Soleimani was the second highest-ranking individual in Iran. If government authorities seek a “reciprocal response”, they will not be satisfied with only attacking US allies. The $80 million bounty placed on President Trump’s head during Soleimani’s funeral should not be a threat taken lightly, as it indicates the very real possibility of an attack happening on US soil (News 18 2020). Iranian officials spoke out saying, “we can attack the White House itself, we can respond to them on the American soil” (News 18 2020). This leads us to believe that the awakening of sleeper cells within the US is one of the country’s greatest threats. Even if Soleimani was had not been killed, plans of “The Big Attack” demonstrate that Iran is not afraid of war. This is because the emergence of another 9/11-scale event would surely initiate war between the US and Iran. Smaller-scale attacks on US bases, such as the two performed on the 8th and 26th of January, may have been more of a test of US retaliation than revenge. Even more likely, it was an attempt to ‘show face’ to satisfy the Iranian people and prove that the leadership is being proactive in avenging the death of their leader. Some evidence even shows that Iran may have intentionally missed the targets in order to give IRIB the chance to report that, “at least 80 troops were killed” (Staff 2020). Recurring attacks on US Embassies and armed forces may continue, as these types of attacks show Iranian presence in the area. However, pressure from the Ukraine, Canada, Britain, and other NATO countries may steer Iran towards de-escalation momentarily, as casualties from another attack would not come without extreme consequences from all sides, including anger within its own population. This pushes us towards the possibility of a cyber-based attack. FireEye, a key player in US cyber intelligence, warned that Iran began to focus on its cyber capabilities following the 2015 Nuclear Deal, and could cause serious damage to critical infrastructure (Murphy 2020). The final foreseen option is the removal of US forces from Iraq. The death of Soleimani “proved just how effectively the US could watch the Iranians from Iraq soil”, giving even more reason for Iran to want American troops out (Gilsinan 2020). The last attack pushed Mike Pompeo to verbalize the US’s “willingness to discuss the scope of our forces in Iraq over time”, which we believe is the response Iran wanted (Starr and Hansler 2020).
As far as an attack on US foreign allies, it does not seem to be Iran’s main priority as of now. An attack on Saudi Arabia’s oil infrastructure would cause significant damage to the global economy; however, such an attack is unlikely because of the lack of benefit Iran would receive from a relatively uninvolved party. This conflict is very focused around Soleimani’s death, and Iran would probably not waste resources on non-American targets. The same applies to Israel: although there have been multiple threats towards Tel Aviv and Haifa, it would not receive the response Iran is looking for. We believe that Iran is looking for something unique to the situation, as its leaders have forespoken of a “reciprocal response”, and sending missiles to Israel is nothing new. However, Israel’s close relations with the US does make it a politically involved target.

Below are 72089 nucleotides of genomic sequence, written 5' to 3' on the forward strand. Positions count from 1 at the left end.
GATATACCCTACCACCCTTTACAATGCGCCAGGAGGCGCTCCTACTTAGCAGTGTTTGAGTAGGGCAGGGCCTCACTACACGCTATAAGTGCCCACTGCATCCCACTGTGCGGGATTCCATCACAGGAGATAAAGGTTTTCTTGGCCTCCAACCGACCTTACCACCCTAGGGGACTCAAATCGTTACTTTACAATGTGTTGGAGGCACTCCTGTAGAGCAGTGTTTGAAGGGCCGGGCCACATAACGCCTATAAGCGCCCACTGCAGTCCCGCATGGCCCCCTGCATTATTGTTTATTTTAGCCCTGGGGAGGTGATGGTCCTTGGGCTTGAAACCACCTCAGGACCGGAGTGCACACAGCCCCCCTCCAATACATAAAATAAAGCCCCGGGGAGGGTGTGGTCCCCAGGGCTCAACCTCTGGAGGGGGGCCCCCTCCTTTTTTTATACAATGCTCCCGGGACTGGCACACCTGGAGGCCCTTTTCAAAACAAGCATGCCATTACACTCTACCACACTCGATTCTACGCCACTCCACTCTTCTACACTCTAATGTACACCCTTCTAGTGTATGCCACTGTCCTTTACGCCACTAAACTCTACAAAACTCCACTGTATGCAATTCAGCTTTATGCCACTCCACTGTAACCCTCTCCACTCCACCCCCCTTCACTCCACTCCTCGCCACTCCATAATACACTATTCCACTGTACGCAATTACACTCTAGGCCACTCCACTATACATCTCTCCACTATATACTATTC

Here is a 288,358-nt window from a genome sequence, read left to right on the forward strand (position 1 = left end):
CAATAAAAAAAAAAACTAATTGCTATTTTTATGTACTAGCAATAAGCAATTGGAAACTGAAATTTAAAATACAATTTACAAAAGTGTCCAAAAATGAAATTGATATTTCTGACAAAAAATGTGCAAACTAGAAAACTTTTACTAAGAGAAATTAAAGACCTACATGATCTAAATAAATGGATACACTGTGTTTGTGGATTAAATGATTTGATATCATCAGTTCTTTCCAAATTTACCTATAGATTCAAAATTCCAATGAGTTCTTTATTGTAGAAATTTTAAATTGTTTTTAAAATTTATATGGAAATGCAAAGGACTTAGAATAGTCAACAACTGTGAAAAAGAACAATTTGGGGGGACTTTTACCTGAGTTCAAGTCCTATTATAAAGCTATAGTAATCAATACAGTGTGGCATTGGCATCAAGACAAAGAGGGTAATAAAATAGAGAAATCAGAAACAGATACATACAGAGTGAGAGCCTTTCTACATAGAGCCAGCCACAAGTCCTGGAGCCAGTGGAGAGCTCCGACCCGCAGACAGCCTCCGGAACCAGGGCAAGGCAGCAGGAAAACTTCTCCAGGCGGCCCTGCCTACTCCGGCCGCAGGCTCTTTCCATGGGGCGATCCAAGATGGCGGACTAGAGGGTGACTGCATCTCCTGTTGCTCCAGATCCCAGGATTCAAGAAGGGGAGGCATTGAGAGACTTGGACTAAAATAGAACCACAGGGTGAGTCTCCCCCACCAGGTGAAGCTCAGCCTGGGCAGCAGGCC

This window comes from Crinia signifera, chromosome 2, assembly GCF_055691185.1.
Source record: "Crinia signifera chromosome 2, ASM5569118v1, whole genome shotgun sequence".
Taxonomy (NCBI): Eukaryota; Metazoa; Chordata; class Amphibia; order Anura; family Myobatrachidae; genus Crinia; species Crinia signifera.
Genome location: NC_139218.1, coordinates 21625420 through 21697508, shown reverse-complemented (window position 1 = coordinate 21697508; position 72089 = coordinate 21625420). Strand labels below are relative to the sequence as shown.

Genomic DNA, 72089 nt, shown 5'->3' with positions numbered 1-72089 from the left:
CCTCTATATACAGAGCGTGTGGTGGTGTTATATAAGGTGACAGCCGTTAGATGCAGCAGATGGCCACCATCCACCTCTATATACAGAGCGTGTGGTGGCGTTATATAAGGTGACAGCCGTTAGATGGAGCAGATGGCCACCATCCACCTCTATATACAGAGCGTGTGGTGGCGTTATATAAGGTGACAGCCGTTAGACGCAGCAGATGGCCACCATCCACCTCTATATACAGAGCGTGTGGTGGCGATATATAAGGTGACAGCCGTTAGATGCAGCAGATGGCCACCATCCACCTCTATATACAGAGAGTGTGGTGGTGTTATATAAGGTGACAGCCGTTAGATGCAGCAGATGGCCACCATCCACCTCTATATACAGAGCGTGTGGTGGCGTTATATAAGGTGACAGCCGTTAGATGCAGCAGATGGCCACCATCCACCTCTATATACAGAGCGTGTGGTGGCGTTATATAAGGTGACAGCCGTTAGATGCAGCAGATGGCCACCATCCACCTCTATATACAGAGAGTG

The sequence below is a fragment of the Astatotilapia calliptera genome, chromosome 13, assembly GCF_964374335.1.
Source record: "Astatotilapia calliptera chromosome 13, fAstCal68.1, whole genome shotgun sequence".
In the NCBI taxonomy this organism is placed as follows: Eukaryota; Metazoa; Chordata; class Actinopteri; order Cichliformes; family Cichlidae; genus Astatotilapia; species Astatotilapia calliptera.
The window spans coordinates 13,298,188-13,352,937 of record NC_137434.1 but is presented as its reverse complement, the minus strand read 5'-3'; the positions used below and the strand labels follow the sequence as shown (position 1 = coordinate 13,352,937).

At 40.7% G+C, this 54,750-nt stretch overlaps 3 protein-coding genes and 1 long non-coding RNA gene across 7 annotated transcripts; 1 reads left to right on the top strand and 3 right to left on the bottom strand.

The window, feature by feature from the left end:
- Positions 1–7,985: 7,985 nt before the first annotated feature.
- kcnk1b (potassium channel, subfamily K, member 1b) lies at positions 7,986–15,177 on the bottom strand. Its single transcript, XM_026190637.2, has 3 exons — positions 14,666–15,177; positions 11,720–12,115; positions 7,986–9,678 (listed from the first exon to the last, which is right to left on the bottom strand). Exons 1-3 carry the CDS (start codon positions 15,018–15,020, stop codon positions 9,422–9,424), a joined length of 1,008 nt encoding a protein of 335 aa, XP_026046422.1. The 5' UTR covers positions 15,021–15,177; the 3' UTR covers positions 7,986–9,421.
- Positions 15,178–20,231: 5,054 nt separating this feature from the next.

It is certain that Iran will continue to retaliate to the killing of Soleimani; however, the attack on the Ukrainian plane has served as a significant barrier for Iranian plans. With tensions of a potential civil war and the world powers watching closely, Iran appears to be backing off momentarily. Although it is quieter than before, we believe more attacks will be seen in the upcoming months. It can be stated with moderate confidence that Iran will continue its attempt to push US forces out of Iraq by proceeding to sporadically attack US bases in the region. It can also be stated with moderate confidence that we may see the awakening of some form of sleeper cells, to include cyber, within the US in the future.
Al Jazeera (2020) “Protests In Tehran After Iran Admits Shooting Down Plane”, Al Jazeera, 12 Jan, accessed on 4 Feb 2020.
BBC (2019) “Iran Nuclear Deal: Key Details”, BBC, 11 June, accessed on 4 Feb 2020.
Burman, M. (2020) “Iran Pulling Out Of Nuclear Deal Following U.S. Strike That Killed Soleimani”, Euronews, 5 Jan, accessed on 4 Feb 2020.
Gilsinan, K. (2020) “Iraq Is The One War Zone Trump Doesn’t Want To Leave”, The Atlantic, 3 Feb, accessed on 4 Feb 2020.
Halbfinger, D., Hubbard, B., and Bergman, R. (2020) “The Israel-Iran Shadow War Escalates And Breaks Into The Open”, The New York Times, 28 Aug, accessed on 4 Feb 2020.
Hubbard, B., Palko, K., and Reed, S. (2019) “Two Major Saudi Oil Installations Hit By Drone Strike, And U.S. Blames Iran”, The New York Times, 14 Sept, accessed on 4 Feb 2020.
Manson, K. and Politi, J. (2020) “Donald Trump Backs Away From Military Action Against Iran”, Financial Times, 8 Jan, accessed on 4 Feb 2020.
Murphy, H. (2020) “US On High Alert For Iran Backed Cyber Attacks”, Financial Times, 5 Jan, accessed on 4 Feb 2020.
News 18 (2020) “Iran Offers $80 Million Bounty On Donald Trump For Killing Of Iranian General Qassem Soleimani: Report”, News 18, 10 Jan, accessed on 4 Feb 2020.
Riley-Smith, B. (2020) “US Says Attack Planned By Qassim Soleimani Was ‘Days’ From Happening”, The Telegraph, 7 Jan, accessed on 4 Feb 2020.
Sly, L. (2020) “Iran Has Vowed Revenge Against The U.S. But It Seems To Be In No Hurry”, The Washington Post, 4 Jan, accessed on 4 Feb 2020.
Staff, T. (2020) “Iran Claims 80 American Troops Killed In Missile Barrage; US Says No Casualties”, The Times of Israel, 8 Jan, accessed on 4 Feb 2020.
Starr, B. and Hansler, J. (2020) “Three Rockets Hit US Embassy Compound IN Baghdad, US Official Says”, CNN, 27 Jan, accessed on 4 Feb 2020.
Sullivan, K., and Cole, D. (2020) “’The World Is Watching’: Trump Again Warns Iran’s Leaders About Protesters”, CNN, 12 Jan, accessed on 4 Feb 2020.
Voa (2020) “Iranian Protests Reported After IRGC Admits Responsibility For Downed Plane”, VOA, 11 Jan, accessed on 4 Feb 2020.